There are many causes to the First World War, many of which are results of complex developments which took place for a number of years before the war, such as the conflict over the Balkans and the decline of the Ottoman Empire. The most obvious cause may be the assassination of Archduke Francis Ferdinand. However, upon close examination of the events leading up to World War One, we shall see that this was merely the spark that set off the chain of events leading up to the Great War.
One of the main causes of the war was the system of alliances between countries at that time. Alliances such as the Triple Alliance between Germany, Austria-Hungary and the Ottoman Empire, and the Triple Entente between Great Britain, Russia and France, effectively divided Europe into two opposing camps and pitted major powers against each other.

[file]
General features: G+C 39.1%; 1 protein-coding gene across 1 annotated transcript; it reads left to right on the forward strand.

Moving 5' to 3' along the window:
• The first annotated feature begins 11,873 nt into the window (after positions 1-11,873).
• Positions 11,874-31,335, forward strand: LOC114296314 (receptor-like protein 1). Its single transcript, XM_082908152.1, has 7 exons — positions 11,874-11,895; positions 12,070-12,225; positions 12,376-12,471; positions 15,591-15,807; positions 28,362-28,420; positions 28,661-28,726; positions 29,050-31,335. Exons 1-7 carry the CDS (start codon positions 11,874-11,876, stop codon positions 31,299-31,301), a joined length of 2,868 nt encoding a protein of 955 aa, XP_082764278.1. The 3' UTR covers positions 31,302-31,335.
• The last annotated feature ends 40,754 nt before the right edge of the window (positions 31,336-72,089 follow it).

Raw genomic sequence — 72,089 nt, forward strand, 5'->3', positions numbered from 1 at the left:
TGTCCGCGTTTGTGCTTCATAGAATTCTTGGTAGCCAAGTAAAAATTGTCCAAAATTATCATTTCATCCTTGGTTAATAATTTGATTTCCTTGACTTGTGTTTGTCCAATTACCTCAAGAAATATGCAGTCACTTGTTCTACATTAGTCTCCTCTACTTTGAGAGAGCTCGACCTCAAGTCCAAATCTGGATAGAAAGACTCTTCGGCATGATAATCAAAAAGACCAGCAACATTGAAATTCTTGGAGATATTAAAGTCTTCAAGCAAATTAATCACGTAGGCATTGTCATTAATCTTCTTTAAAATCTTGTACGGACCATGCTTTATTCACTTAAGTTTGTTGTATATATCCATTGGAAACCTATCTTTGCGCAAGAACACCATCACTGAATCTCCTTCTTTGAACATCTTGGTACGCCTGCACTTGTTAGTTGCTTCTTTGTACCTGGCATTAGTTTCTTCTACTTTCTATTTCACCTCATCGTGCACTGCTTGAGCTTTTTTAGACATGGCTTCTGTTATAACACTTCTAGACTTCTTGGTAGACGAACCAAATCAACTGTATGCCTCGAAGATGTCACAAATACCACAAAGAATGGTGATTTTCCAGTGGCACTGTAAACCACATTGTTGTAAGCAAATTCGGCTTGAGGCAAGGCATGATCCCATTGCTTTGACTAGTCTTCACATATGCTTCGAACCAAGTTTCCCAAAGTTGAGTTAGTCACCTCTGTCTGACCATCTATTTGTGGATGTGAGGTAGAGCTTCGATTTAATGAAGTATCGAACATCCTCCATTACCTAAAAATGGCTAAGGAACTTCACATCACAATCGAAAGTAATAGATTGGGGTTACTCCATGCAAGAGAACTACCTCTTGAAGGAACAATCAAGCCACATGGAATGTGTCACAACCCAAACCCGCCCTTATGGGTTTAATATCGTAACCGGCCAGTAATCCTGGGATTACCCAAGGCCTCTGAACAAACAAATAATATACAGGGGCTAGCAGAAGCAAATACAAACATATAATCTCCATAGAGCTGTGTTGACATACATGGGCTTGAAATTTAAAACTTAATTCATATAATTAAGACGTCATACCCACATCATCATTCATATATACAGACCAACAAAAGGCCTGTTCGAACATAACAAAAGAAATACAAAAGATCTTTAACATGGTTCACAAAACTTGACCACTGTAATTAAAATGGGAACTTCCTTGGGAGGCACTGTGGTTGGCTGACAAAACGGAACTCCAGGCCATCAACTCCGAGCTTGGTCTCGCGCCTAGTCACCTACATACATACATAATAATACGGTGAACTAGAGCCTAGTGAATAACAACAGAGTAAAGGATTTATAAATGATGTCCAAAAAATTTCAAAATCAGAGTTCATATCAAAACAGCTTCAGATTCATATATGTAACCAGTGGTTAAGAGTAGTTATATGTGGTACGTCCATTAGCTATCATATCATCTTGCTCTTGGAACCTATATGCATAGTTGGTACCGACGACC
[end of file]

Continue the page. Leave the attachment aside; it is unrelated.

In doing so, major alliances such as the ones quoted above reduced much of the flexibility of the old balance of power in Europe, and that which had existed under the Bismarckian system of old.
These alliances also meant that what might previously have been minor conflicts now had the very real possibility of escalating into full-scale conflicts that would rapidly involve the major powers in Europe, thus dragging the whole of Europe into war.
"The alliances created an excessively rigid diplomatic framework, within which relatively small detonators could produce huge explosions" (A.J.P. Taylor)
This made it much harder for statesmen to preserve peace.
An example of this is the Moroccan Crises that started when Kaiser Wilhelm II visited the port of Tangier in 1905 and publicly declared support for Moroccan independence. The Kaiser did this to test the strength of the Anglo-French entente. This was solved by the Algeciras Conference in 1906 (which ruled in...